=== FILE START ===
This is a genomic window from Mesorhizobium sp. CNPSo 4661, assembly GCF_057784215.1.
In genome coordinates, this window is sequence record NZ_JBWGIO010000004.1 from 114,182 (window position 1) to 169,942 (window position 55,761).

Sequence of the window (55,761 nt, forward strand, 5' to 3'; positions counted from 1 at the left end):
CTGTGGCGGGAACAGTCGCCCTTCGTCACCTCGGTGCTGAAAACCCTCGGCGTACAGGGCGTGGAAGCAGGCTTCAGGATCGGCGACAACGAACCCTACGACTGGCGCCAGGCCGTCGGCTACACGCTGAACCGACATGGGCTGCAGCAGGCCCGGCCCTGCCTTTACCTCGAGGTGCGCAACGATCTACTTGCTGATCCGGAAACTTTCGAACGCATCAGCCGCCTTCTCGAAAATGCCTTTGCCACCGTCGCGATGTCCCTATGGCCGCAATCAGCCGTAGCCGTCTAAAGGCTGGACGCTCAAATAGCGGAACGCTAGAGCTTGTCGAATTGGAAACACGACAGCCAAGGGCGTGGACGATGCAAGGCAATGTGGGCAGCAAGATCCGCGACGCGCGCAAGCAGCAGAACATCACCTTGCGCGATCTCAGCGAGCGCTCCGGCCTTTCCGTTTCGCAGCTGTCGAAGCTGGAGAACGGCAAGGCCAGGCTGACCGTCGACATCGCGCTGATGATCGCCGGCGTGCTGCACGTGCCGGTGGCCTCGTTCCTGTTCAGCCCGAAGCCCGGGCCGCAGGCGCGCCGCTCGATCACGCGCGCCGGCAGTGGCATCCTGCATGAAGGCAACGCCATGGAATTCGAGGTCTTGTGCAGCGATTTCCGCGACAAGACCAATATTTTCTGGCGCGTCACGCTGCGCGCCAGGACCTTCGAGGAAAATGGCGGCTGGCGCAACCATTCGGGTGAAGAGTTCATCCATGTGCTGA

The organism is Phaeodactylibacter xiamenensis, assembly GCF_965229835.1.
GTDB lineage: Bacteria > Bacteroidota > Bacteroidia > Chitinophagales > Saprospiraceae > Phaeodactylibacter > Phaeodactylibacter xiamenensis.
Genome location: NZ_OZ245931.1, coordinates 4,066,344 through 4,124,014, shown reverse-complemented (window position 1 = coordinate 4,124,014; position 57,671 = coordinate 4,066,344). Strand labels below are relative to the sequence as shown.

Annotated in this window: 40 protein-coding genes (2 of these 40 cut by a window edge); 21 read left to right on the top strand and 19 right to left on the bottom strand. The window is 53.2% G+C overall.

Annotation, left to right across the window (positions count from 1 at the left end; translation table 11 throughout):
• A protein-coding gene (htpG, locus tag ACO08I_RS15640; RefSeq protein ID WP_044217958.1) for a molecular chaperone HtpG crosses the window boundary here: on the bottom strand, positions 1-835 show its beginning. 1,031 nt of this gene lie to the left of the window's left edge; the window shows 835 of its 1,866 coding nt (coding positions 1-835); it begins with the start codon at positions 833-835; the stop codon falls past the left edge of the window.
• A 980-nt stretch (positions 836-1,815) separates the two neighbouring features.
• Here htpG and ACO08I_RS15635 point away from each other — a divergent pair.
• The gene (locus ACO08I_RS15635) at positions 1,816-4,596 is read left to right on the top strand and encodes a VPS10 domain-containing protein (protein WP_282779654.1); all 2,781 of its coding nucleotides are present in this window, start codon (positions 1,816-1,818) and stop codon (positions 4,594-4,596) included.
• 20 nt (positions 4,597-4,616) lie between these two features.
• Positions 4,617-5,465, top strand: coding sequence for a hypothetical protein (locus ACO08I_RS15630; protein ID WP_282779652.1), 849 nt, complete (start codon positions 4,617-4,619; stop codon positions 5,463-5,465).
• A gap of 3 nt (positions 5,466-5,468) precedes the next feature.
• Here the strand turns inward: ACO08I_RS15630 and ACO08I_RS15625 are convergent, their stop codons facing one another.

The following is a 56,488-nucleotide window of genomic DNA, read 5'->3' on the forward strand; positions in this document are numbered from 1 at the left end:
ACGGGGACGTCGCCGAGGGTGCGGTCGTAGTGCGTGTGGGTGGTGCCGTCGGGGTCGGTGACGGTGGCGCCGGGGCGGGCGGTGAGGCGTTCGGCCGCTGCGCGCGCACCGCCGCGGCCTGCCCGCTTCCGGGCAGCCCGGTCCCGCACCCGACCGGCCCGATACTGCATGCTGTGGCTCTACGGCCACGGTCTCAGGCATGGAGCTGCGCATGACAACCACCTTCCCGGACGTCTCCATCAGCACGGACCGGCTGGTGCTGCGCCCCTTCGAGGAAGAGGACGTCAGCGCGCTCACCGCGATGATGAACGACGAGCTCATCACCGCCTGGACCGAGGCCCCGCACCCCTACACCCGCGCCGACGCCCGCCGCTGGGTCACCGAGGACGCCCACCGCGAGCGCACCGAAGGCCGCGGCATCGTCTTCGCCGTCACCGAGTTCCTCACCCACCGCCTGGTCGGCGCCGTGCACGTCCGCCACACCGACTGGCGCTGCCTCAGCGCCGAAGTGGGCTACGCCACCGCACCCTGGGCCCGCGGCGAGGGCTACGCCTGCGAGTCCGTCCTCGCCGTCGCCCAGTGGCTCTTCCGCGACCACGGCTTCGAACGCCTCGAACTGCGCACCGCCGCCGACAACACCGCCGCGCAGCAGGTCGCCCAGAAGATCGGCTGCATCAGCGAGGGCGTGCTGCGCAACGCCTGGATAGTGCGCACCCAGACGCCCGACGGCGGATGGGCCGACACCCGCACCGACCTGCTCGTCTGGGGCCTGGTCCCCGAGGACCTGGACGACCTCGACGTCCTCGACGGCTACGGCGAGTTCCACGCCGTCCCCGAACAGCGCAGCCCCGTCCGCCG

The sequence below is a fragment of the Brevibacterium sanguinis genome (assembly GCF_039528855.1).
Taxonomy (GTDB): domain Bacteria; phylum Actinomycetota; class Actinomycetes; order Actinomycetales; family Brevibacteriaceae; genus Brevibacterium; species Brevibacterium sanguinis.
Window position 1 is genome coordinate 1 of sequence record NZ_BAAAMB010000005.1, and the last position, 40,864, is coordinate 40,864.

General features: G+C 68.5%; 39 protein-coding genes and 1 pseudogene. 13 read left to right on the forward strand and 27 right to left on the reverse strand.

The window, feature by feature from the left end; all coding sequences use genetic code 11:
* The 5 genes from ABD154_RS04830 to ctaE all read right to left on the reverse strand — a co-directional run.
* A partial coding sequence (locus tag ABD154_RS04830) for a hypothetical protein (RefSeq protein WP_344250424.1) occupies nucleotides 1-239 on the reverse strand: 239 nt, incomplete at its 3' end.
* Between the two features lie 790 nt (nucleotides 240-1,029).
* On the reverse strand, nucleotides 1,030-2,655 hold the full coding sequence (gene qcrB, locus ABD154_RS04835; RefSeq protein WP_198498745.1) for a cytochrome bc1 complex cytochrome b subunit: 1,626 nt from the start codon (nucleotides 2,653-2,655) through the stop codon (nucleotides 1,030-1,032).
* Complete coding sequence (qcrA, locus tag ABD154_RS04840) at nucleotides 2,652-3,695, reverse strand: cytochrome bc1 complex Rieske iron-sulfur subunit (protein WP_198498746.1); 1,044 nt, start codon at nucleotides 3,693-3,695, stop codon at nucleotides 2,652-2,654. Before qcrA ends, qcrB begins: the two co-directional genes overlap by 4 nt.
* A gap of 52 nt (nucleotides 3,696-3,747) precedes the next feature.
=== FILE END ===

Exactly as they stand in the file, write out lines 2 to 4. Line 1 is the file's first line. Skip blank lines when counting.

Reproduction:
In genome coordinates, this window is sequence record NZ_JBWGIO010000004.1 from 114,182 (window position 1) to 169,942 (window position 55,761).

Sequence of the window (55,761 nt, forward strand, 5' to 3'; positions counted from 1 at the left end):
CTGTGGCGGGAACAGTCGCCCTTCGTCACCTCGGTGCTGAAAACCCTCGGCGTACAGGGCGTGGAAGCAGGCTTCAGGATCGGCGACAACGAACCCTACGACTGGCGCCAGGCCGTCGGCTACACGCTGAACCGACATGGGCTGCAGCAGGCCCGGCCCTGCCTTTACCTCGAGGTGCGCAACGATCTACTTGCTGATCCGGAAACTTTCGAACGCATCAGCCGCCTTCTCGAAAATGCCTTTGCCACCGTCGCGATGTCCCTATGGCCGCAATCAGCCGTAGCCGTCTAAAGGCTGGACGCTCAAATAGCGGAACGCTAGAGCTTGTCGAATTGGAAACACGACAGCCAAGGGCGTGGACGATGCAAGGCAATGTGGGCAGCAAGATCCGCGACGCGCGCAAGCAGCAGAACATCACCTTGCGCGATCTCAGCGAGCGCTCCGGCCTTTCCGTTTCGCAGCTGTCGAAGCTGGAGAACGGCAAGGCCAGGCTGACCGTCGACATCGCGCTGATGATCGCCGGCGTGCTGCACGTGCCGGTGGCCTCGTTCCTGTTCAGCCCGAAGCCCGGGCCGCAGGCGCGCCGCTCGATCACGCGCGCCGGCAGTGGCATCCTGCATGAAGGCAACGCCATGGAATTCGAGGTCTTGTGCAGCGATTTCCGCGACAAGACCAATATTTTCTGGCGCGTCACGCTGCGCGCCAGGACCTTCGAGGAAAATGGCGGCTGGCGCAACCATTCGGGTGAAGAGTTCATCCATGTGCTGA